Whereas the term "dialect" refers to the language of a particular region, the term "sociolect" refers to the variety of language spoken by a particular ethnic, religious, age or employment group or social class. For these groups the language (or choice of language) is an important means of identification. on the one hand the use of a common language variant strengthens the feeling of "us" within the group, and on the other hand it excludes "non members".
Ethnic groups in Knootoss, such as the formerly Burungian immigrants from the Knootian East Indies often speak their own variant of Dutch, differing from standard Dutch primarily in lexical ways, but also at the phonological and syntactical level. For example in the language used by "East Indians" the voiceless pronunciation of <v> and <z> and a strongly rolled /r/ are characteristic, and they also use words of Malay origin such as pisang for banana. These characteristics are, by and large, valued by their speakers positively - they are seen as one way of preserving a part of their identity.
Age groups also differ in their use of language. Young people try to mark themselves off from their parents' generation by the creation of new words (mostly short and ending in -ie, -o and -a such as hippo for dikzak] ["fatty"]), loan words and loan translations from, for example, English (zie je in imitation of see you) and the use of intensifiers (such as wereld-, reuze-, bere-). For young people the use of this youth language is often a condition of "belonging".
The innovative character of youth language is also characteristic "turbotaal" ["turbo-language"]. People who have authority in their area of activity often create new "trendy" words which are then adopted by others who want to be seen as equally trendy. Playing with sounds, abbreviations and the use of (above all) English words (eg loser) is typical of the language of these trendy groups.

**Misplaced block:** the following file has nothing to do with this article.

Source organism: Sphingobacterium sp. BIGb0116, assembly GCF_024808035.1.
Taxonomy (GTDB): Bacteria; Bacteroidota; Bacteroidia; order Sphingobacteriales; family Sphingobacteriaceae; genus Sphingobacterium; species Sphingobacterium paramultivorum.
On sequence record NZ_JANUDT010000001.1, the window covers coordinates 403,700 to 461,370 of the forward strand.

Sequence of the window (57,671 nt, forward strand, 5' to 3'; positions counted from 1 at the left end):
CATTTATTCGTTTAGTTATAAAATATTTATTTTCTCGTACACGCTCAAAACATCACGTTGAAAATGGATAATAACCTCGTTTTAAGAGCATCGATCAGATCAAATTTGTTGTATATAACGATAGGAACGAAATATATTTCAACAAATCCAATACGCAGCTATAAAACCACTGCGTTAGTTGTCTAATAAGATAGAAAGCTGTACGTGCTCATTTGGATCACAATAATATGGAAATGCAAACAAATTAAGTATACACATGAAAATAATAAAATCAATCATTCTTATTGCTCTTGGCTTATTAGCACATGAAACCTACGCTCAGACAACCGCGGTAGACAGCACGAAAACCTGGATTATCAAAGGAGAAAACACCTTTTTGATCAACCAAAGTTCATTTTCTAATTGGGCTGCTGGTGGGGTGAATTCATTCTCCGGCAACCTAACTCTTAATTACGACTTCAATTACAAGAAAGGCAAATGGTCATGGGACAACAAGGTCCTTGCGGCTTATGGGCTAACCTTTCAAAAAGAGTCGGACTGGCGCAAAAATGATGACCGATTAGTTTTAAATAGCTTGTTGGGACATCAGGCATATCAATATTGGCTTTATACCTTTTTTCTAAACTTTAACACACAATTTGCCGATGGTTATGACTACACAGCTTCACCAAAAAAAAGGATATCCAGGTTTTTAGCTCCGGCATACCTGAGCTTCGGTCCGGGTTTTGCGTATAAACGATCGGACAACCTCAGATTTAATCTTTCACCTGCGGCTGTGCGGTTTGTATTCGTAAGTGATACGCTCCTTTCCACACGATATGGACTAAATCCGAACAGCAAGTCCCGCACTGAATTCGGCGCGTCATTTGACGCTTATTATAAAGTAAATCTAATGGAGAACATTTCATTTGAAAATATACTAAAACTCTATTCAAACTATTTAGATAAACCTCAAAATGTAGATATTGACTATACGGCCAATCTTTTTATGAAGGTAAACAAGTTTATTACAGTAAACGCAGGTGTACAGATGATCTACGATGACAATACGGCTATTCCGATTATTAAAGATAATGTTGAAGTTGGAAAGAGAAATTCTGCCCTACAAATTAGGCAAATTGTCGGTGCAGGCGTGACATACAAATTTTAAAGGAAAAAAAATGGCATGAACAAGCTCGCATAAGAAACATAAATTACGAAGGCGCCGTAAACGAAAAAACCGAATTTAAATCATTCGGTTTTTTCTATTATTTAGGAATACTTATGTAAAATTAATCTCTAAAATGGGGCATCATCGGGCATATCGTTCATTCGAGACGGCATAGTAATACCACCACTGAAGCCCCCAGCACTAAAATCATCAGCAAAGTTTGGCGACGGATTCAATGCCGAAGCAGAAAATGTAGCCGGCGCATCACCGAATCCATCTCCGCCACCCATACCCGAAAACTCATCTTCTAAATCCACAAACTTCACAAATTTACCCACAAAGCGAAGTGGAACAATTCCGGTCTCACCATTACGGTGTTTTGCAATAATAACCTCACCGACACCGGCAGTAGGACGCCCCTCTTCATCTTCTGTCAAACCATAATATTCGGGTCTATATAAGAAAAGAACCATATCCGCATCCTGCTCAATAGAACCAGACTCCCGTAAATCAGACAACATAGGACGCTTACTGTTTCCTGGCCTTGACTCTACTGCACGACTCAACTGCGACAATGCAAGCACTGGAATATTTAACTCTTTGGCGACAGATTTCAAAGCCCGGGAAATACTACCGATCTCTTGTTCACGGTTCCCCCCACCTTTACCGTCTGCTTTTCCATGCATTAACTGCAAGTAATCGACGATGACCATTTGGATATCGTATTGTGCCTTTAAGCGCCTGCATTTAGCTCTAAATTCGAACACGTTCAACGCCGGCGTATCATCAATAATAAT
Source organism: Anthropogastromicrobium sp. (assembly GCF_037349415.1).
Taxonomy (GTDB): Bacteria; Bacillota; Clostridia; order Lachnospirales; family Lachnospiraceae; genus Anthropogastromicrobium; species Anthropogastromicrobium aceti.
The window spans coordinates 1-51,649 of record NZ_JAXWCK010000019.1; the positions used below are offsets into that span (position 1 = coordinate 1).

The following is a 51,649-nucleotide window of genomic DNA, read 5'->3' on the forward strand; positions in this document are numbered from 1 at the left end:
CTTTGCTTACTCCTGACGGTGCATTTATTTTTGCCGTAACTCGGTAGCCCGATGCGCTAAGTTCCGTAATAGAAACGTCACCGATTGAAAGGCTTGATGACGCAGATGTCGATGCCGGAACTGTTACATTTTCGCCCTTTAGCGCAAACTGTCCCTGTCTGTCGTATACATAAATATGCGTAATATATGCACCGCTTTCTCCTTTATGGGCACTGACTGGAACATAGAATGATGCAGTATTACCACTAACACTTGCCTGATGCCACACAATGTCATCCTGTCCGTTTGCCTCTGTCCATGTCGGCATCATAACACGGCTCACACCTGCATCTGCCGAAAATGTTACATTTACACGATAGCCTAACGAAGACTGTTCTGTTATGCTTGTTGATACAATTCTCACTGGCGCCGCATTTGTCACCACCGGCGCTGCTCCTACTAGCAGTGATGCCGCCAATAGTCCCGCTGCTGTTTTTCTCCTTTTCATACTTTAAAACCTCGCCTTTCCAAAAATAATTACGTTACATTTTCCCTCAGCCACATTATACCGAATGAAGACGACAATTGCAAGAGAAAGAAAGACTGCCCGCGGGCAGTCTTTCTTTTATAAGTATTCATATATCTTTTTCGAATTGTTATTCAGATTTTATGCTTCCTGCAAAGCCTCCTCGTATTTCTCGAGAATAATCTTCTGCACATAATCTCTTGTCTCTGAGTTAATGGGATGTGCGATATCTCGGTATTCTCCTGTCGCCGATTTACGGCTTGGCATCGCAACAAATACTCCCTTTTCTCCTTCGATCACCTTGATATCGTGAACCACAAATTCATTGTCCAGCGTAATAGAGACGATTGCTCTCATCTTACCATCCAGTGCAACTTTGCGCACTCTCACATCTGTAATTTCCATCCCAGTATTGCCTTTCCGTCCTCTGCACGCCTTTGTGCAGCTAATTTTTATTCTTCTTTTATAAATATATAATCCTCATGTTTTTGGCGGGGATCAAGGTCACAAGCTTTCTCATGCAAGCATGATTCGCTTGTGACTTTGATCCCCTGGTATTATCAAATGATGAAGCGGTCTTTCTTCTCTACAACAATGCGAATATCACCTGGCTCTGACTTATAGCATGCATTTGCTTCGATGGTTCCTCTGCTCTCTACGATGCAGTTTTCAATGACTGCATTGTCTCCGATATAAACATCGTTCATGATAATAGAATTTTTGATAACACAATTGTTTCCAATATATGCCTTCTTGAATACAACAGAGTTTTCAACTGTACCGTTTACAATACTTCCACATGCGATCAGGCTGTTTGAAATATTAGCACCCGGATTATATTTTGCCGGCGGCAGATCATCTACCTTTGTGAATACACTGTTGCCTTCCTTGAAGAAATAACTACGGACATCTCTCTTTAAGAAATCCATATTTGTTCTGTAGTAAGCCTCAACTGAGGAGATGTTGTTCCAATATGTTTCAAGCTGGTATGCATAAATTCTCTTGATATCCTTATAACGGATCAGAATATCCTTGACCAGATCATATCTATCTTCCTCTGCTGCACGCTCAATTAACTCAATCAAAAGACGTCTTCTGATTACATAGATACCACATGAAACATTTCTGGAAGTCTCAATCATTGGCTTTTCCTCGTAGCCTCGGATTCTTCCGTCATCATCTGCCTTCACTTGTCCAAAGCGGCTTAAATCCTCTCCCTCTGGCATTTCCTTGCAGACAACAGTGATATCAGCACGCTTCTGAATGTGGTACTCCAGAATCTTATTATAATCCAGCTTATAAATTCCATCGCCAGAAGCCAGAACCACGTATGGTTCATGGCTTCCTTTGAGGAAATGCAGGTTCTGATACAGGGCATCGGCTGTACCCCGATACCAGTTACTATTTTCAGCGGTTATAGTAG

Even the language of particular social classes is a sociolect. A snooty citizen of The Hague sets himself off from the lower classes by his "a"-like pronunciation of /e] and /o/. A speaker of lower-class Leeuwarden dialect can make it clear where he belongs by his choice of language - and thereby shut out another person from Leeuwarden who uses standard Dutch ("ABN").
Within the ethnic groups, Jews were, in the past, an important group with their own language variant characterised by words from Hebrew and Yiddish. There are still a few of these words in modern Dutch - eg "mazzel hebben" ("to have good luck" - from massal ["luck"]) and jatten ("to steal" from "hand").
The different group variants often overlap each other: the lower classes have their own youth language, but it certainly shares a large number of correspondences with the youth language of the upper classes.
Furthermore an individual can belong to several groups, and therefore speak several sociolects: somebody can, for example, speak the specialist language of the linguists in a "snooty" Hague accent.